2. Mayn,

    Wow you were quick off the mark on a dreary winter Monday morning. The results looked great to me so p,eased to see your positive assessment. What surprised me was the market reaction….,zilto, ok up a nominal 1% which says to me this performance is currently well and truly priced in. I wonder at what point the pricing in starts to diminish, maybe we are at that point and so the PE ratio will start to fall
    Anyway great results and as always this is a long term hold for me

    Thanks again for drawing to my attention back in 2009



  3. 2014 annual report now published:

    A few points I noted:

    1) Working-capital movements

    I mentioned in the Blog post above:

    The full cash-flow reconciliation was not published within these preliminary numbers, so I can only surmise TAST enjoyed a very favourable working-capital movement. (I will double-check the full annual report to discover what occurred).

    Here is the full reconciliation:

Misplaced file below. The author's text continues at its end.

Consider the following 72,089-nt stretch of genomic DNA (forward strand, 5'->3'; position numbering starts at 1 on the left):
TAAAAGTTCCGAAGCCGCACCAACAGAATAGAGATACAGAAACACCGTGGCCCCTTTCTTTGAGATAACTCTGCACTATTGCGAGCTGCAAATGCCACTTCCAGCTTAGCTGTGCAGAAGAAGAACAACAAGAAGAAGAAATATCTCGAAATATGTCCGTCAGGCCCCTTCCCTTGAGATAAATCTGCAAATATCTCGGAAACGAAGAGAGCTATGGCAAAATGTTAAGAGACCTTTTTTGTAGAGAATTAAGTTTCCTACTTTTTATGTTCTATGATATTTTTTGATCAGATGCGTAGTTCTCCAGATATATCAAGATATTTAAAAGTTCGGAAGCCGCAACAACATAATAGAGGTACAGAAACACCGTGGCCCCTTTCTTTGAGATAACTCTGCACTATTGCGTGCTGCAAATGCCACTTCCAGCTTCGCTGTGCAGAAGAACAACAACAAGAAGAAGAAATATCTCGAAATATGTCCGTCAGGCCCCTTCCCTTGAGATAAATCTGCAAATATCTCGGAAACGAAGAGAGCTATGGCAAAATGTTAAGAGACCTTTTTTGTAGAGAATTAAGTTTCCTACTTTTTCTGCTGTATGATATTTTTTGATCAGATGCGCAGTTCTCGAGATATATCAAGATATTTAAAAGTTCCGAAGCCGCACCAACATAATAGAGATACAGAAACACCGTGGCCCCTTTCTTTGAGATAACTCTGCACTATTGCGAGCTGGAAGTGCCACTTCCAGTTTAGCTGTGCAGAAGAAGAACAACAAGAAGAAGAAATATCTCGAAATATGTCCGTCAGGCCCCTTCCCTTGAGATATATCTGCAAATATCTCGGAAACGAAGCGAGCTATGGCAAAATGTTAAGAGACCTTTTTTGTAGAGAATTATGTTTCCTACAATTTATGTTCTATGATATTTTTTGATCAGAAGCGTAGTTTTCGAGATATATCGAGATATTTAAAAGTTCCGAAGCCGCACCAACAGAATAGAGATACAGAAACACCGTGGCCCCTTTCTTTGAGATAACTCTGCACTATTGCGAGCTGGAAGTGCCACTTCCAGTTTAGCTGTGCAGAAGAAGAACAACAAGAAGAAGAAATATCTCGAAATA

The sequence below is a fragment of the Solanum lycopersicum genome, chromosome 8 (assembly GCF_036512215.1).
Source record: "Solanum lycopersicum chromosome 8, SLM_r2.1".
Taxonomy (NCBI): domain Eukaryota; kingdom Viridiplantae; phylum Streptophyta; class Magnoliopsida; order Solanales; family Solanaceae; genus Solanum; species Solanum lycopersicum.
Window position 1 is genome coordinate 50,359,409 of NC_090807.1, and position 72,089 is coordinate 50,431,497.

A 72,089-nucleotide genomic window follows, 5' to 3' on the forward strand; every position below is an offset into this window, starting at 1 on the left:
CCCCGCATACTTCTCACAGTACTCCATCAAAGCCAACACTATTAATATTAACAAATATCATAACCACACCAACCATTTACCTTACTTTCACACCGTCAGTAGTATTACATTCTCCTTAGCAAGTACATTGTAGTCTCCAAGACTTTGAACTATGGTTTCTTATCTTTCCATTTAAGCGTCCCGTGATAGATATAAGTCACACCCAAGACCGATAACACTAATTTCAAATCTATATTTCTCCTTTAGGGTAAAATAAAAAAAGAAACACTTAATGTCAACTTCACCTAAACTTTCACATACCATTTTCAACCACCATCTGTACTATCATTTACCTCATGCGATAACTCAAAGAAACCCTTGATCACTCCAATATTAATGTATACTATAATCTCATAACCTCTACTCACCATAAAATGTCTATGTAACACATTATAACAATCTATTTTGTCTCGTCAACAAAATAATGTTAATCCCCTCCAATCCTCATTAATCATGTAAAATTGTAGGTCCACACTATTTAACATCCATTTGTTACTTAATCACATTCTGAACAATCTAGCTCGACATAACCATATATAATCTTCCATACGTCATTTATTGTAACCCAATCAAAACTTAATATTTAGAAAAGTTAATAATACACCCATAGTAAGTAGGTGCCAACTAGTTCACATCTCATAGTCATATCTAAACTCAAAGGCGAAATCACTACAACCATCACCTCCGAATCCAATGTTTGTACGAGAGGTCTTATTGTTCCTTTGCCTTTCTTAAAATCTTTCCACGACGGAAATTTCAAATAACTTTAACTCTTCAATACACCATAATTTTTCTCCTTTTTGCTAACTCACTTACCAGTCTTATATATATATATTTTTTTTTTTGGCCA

Sure enough, there was a super £1,866k increase in the cash owed to trade and other creditors. I suspect that figure will reverse somewhat during 2015, but if TAST can keep suppliers (and landlords?) waiting a little longer, the cash on hand can be used to develop further outlets.

    2) Director pay

    The directors all enjoyed a pay rise:

    These salaries do not appear grandiose to me given the size of the company. Adam Kaye is a non-exec, and in normal circumstances a £60k fee for a typical non-exec would be excessive for a small AIM business. But I get the impression Mr Kaye works in a semi-executive capacity and obtaining his talents for £60k a year seems good value in my view.

    3) Options and ‘A’ shares

    I will need to keep an eye on possible future share dilution.